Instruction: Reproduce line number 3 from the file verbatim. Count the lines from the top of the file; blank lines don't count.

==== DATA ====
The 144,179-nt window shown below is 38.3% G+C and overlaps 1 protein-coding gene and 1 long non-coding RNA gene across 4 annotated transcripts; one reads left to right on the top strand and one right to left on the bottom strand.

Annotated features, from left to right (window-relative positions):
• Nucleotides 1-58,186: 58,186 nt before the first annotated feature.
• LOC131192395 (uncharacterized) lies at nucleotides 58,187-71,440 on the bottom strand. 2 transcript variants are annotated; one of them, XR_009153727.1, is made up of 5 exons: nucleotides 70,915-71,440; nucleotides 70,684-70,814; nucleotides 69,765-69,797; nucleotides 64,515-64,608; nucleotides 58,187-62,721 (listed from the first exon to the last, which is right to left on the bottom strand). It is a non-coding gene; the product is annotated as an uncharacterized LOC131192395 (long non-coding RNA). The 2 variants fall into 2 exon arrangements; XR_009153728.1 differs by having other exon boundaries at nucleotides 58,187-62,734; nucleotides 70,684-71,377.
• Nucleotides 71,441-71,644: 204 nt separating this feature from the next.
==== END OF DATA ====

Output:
• Nucleotides 1-58,186: 58,186 nt before the first annotated feature.